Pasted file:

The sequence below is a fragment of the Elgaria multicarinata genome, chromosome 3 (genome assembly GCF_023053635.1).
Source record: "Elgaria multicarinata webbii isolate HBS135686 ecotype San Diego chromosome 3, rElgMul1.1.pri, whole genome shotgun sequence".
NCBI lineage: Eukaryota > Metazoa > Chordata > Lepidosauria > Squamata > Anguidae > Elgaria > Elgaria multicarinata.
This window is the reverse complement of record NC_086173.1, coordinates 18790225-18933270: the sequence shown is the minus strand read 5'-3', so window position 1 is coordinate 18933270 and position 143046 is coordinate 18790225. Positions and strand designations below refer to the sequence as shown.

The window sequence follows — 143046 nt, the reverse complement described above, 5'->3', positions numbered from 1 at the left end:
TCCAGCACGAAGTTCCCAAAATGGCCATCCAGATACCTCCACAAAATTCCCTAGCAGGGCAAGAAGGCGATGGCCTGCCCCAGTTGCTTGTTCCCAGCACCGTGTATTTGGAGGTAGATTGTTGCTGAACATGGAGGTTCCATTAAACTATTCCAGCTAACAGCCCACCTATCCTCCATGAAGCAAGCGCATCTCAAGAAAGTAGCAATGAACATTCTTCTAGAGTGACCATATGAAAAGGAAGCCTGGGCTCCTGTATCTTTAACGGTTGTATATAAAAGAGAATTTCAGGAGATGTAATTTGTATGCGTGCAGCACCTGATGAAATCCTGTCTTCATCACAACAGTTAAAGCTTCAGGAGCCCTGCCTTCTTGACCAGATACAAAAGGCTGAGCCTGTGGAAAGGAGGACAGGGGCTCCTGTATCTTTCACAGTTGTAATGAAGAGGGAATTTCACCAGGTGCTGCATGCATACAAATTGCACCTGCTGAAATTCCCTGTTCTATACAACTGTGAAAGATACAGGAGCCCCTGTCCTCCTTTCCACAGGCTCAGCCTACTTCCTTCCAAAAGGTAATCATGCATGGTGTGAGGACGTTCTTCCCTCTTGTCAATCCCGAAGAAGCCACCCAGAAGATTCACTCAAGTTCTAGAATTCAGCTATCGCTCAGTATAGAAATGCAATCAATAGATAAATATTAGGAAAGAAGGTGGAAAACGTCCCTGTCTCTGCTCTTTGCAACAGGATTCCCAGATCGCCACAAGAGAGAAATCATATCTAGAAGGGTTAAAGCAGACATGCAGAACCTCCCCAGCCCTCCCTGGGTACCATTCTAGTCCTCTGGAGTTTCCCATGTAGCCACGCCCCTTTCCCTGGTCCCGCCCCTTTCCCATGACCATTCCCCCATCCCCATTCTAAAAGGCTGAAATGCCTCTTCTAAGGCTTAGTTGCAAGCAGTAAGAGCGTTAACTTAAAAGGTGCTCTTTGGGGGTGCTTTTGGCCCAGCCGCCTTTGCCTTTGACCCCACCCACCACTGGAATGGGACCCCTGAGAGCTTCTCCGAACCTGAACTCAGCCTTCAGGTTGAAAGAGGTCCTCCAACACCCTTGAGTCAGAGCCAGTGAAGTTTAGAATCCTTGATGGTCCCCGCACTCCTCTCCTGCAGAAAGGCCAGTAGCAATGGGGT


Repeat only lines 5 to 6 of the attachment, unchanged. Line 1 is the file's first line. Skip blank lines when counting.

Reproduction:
The window sequence follows — 143046 nt, the reverse complement described above, 5'->3', positions numbered from 1 at the left end:
TCCAGCACGAAGTTCCCAAAATGGCCATCCAGATACCTCCACAAAATTCCCTAGCAGGGCAAGAAGGCGATGGCCTGCCCCAGTTGCTTGTTCCCAGCACCGTGTATTTGGAGGTAGATTGTTGCTGAACATGGAGGTTCCATTAAACTATTCCAGCTAACAGCCCACCTATCCTCCATGAAGCAAGCGCATCTCAAGAAAGTAGCAATGAACATTCTTCTAGAGTGACCATATGAAAAGGAAGCCTGGGCTCCTGTATCTTTAACGGTTGTATATAAAAGAGAATTTCAGGAGATGTAATTTGTATGCGTGCAGCACCTGATGAAATCCTGTCTTCATCACAACAGTTAAAGCTTCAGGAGCCCTGCCTTCTTGACCAGATACAAAAGGCTGAGCCTGTGGAAAGGAGGACAGGGGCTCCTGTATCTTTCACAGTTGTAATGAAGAGGGAATTTCACCAGGTGCTGCATGCATACAAATTGCACCTGCTGAAATTCCCTGTTCTATACAACTGTGAAAGATACAGGAGCCCCTGTCCTCCTTTCCACAGGCTCAGCCTACTTCCTTCCAAAAGGTAATCATGCATGGTGTGAGGACGTTCTTCCCTCTTGTCAATCCCGAAGAAGCCACCCAGAAGATTCACTCAAGTTCTAGAATTCAGCTATCGCTCAGTATAGAAATGCAATCAATAGATAAATATTAGGAAAGAAGGTGGAAAACGTCCCTGTCTCTGCTCTTTGCAACAGGATTCCCAGATCGCCACAAGAGAGAAATCATATCTAGAAGGGTTAAAGCAGACATGCAGAACCTCCCCAGCCCTCCCTGGGTACCATTCTAGTCCTCTGGAGTTTCCCATGTAGCCACGCCCCTTTCCCTGGTCCCGCCCCTTTCCCATGACCATTCCCCCATCCCCATTCTAAAAGGCTGAAATGCCTCTTCTAAGGCTTAGTTGCAAGCAGTAAGAGCGTTAACTTAAAAGGTGCTCTTTGGGGGTGCTTTTGGCCCAGCCGCCTTTGCCTTTGACCCCACCCACCACTGGAATGGGACCCCTGAGAGCTTCTCCGAACCTGAACTCAGCCTTCAGGTTGAAAGAGGTCCTCCAACACCCTTGAGTCAGAGCCAGTGAAGTTTAGAATCCTTGATGGTCCCCGCACTCCTCTCCTGCAGAAAGGCCAGTAGCAATGGGGT